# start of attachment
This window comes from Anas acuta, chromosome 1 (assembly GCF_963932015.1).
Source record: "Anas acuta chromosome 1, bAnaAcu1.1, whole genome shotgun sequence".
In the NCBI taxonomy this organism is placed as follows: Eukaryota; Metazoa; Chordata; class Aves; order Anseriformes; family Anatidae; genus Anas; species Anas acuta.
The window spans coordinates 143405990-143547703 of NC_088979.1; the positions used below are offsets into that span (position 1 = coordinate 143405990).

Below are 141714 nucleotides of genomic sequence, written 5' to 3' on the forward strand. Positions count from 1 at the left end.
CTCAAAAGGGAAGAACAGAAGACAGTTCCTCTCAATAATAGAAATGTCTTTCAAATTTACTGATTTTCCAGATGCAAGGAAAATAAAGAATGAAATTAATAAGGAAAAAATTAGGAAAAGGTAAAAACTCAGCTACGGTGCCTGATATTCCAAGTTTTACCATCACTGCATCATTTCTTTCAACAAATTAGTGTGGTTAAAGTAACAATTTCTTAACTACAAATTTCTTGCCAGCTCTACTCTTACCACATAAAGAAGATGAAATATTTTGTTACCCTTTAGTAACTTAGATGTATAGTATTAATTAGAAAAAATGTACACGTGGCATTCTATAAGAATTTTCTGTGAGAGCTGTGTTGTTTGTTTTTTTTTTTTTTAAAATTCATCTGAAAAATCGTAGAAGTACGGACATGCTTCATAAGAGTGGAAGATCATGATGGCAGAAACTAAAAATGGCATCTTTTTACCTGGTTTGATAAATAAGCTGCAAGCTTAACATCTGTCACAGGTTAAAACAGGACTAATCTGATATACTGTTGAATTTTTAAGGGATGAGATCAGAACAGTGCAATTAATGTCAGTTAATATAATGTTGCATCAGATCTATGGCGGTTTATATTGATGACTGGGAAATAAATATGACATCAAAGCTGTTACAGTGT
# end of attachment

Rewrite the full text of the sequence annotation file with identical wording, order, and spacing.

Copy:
This window comes from Anas acuta, chromosome 1 (assembly GCF_963932015.1).
Source record: "Anas acuta chromosome 1, bAnaAcu1.1, whole genome shotgun sequence".
In the NCBI taxonomy this organism is placed as follows: Eukaryota; Metazoa; Chordata; class Aves; order Anseriformes; family Anatidae; genus Anas; species Anas acuta.
The window spans coordinates 143405990-143547703 of NC_088979.1; the positions used below are offsets into that span (position 1 = coordinate 143405990).

Below are 141714 nucleotides of genomic sequence, written 5' to 3' on the forward strand. Positions count from 1 at the left end.
CTCAAAAGGGAAGAACAGAAGACAGTTCCTCTCAATAATAGAAATGTCTTTCAAATTTACTGATTTTCCAGATGCAAGGAAAATAAAGAATGAAATTAATAAGGAAAAAATTAGGAAAAGGTAAAAACTCAGCTACGGTGCCTGATATTCCAAGTTTTACCATCACTGCATCATTTCTTTCAACAAATTAGTGTGGTTAAAGTAACAATTTCTTAACTACAAATTTCTTGCCAGCTCTACTCTTACCACATAAAGAAGATGAAATATTTTGTTACCCTTTAGTAACTTAGATGTATAGTATTAATTAGAAAAAATGTACACGTGGCATTCTATAAGAATTTTCTGTGAGAGCTGTGTTGTTTGTTTTTTTTTTTTTTAAAATTCATCTGAAAAATCGTAGAAGTACGGACATGCTTCATAAGAGTGGAAGATCATGATGGCAGAAACTAAAAATGGCATCTTTTTACCTGGTTTGATAAATAAGCTGCAAGCTTAACATCTGTCACAGGTTAAAACAGGACTAATCTGATATACTGTTGAATTTTTAAGGGATGAGATCAGAACAGTGCAATTAATGTCAGTTAATATAATGTTGCATCAGATCTATGGCGGTTTATATTGATGACTGGGAAATAAATATGACATCAAAGCTGTTACAGTGT